Why?

Well, I’m starting to think it’s because I favor quality over quantity. Just because you’re writing all the time does not mean you’re writing something good all the time. Some of it’s good, and some of it isn’t. In fact, I’d venture to say that of The Guy/Girl Who Posts 12 Times Daily, about 20% of those posts are worth reading. Granted, even 20% of 12 each day still more than The Guy/Girl Who Posts One or Two Nuggets Per Month, but which posts are staying with me later? which ones am I remembering?

The ones from The Guy/Girl Who Posts One or Two Nuggets Per Month.

Isn’t that interesting?

And I find myself really excited when I see something new from Nugget Guy/Girl in my reader, whereas when I see stuff from 12-Posts-A-Day Guy/Girl, I kinda find myself groaning about how I’m going to have to sift through all the post titles to find what’s actually valuable. And even being worth reading is not the same as lingering in my mind and causing reflection.

I’m still thinking about how and why this all is, and may post a follow-up at a later date… just thought I’d record my thoughts while I had them.

What do you think? Do you, like me, seem to prefer reading Nugget Guy/Girl over 12-Posts-A-Day? Or is it not possible to generalize? What makes specific posts in your reader stand out?

Striped Bachelor by Matti Mattila

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 7 December, 2009  Posted by at 3:18 am Professional Development, Writing Tagged with: , , ,  2 Responses »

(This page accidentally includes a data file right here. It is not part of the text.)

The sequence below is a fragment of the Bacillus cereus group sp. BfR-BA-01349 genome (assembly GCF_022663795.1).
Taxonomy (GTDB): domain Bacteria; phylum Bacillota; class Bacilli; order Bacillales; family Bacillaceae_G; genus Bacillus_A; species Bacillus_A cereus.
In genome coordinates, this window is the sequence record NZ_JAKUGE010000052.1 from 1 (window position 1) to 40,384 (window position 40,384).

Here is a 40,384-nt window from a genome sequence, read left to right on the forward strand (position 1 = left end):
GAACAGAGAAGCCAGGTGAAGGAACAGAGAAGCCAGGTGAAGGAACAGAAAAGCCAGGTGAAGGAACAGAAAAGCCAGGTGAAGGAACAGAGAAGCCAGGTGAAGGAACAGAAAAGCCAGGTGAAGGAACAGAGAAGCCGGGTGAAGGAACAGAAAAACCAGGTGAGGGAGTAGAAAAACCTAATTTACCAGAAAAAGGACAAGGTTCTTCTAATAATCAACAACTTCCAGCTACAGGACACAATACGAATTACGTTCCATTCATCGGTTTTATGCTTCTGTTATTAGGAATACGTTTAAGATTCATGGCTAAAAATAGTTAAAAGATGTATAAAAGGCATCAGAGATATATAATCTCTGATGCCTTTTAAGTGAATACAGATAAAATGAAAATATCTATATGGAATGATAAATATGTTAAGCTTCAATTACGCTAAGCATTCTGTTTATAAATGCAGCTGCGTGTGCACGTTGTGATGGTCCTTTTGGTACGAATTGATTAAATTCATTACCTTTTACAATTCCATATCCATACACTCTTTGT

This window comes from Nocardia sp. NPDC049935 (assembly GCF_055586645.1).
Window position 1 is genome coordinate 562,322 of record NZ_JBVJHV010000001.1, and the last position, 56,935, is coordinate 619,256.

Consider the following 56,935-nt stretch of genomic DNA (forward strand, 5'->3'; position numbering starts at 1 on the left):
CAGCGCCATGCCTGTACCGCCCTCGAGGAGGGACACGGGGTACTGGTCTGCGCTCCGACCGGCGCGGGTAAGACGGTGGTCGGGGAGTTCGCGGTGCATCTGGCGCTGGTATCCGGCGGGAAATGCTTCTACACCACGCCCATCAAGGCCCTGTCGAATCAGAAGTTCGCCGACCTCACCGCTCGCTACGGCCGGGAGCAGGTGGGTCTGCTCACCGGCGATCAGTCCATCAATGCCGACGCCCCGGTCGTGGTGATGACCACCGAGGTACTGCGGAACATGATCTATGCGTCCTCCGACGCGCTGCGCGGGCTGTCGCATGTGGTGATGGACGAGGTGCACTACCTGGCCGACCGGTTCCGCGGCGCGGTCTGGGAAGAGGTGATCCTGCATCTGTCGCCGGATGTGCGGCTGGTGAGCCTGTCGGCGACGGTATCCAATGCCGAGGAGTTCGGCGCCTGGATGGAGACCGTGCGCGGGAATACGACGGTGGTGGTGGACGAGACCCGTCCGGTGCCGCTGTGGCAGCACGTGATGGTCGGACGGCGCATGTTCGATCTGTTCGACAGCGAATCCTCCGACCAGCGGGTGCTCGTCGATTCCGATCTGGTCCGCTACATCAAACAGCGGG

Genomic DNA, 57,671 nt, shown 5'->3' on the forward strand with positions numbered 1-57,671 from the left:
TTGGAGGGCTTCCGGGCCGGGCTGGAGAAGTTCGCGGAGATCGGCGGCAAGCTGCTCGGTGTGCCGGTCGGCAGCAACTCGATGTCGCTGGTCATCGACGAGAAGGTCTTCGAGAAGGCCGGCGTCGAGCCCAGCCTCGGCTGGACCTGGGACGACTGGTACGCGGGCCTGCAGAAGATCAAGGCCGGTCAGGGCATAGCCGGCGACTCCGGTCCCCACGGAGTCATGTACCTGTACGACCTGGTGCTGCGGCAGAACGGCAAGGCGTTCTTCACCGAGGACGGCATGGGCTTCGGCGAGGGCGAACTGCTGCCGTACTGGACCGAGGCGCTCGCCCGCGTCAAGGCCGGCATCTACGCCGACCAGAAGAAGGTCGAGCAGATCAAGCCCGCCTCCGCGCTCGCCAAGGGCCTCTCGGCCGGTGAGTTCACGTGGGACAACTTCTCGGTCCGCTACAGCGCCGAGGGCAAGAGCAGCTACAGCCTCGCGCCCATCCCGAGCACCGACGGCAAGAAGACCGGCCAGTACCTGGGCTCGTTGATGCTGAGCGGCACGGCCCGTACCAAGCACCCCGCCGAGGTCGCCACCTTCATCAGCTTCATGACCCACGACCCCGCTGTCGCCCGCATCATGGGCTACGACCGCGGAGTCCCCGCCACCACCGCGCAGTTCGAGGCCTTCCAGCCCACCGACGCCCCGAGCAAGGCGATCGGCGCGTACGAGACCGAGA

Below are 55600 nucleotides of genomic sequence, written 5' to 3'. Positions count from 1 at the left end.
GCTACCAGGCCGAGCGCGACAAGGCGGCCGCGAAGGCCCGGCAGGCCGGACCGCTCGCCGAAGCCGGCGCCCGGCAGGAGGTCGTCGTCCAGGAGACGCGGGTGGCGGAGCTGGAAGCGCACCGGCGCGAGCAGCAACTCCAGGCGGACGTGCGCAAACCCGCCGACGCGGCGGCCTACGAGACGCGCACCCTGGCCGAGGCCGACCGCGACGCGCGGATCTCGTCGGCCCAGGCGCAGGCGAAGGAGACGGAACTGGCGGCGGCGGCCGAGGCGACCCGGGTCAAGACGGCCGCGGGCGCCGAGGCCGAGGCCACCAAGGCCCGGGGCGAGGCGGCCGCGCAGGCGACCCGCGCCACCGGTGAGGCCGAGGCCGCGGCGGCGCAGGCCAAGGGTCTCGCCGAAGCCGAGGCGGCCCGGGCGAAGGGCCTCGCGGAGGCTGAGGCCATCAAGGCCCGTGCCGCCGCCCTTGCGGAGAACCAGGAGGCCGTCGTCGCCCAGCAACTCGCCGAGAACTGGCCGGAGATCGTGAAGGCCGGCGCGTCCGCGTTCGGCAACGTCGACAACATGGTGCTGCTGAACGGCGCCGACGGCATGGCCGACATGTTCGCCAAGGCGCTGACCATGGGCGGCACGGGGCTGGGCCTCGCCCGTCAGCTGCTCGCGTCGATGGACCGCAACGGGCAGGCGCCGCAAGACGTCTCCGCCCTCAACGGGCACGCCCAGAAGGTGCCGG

May 072008
 

So, I’ve been reading a few things about blogging. And I’ve been reading a few things about writing. And I’ve been reading a few things about both blogging and writing, and I’m starting to think I’m missing something. Or need clarification, at the very least.

I’m going to keep this philosophical, much like my assessment post a while back.

First, a question:

If (text-based)1 blogging is a kind of writing, then aren’t all bloggers writers?

And now, the statements:

  1. I (foolishly, perhaps) believe that all my students can become good writers2 of some kind.
  2. I therefore believe that all my students should try their hand at blogging, just as I believe all my students should try writing poetry, maybe a short story, a personal narrative, an e-mail, and oodles of other writing types.
  3. I do not believe a great writing teacher needs to be a great writer; he / she simply needs to “know the ropes” and be great teacher, period.
  4. I therefore believe a great blogging teacher does not need to be a “master blogger”, but that he / she just needs to know how it works, and be a great teacher, period.

And finally, more questions:

  • Those of you out there who use blogs with your students, how do you use them?
  • Do you assess them? If so, how?
  • And if you don’t use blogs with your students, why not?

The background

I am changing (quite drastically) the way I use blogs with my students for the remainder of this school year, and next. And so, I’m looking for ideas and anecdotal feedback… errr.. feed-forward… from those who have walked this path before me. :)

1Of course, the visual-types of blogs aren’t really writing, but a different kind of communication

2I define the term “good writer” as one who creates “good writing.” And for the definition of “good writing,” I turn to one of my most influential mentors in both teaching and writing, Carl Leggo, who once stated, “Good writing gets the job done. It works.” I should also note that I have different definitions of “great writing” and other comparative terms.


Photo credits: You can almost see the grass grow by aussiegall; How to Grow a Blog by teachandlearn (licensed under CC 2.0 Generic)

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 7 May, 2008  Posted by at 10:44 pm Assessment, Education Philosophy, Writing Tagged with: , , , , ,  7 Responses »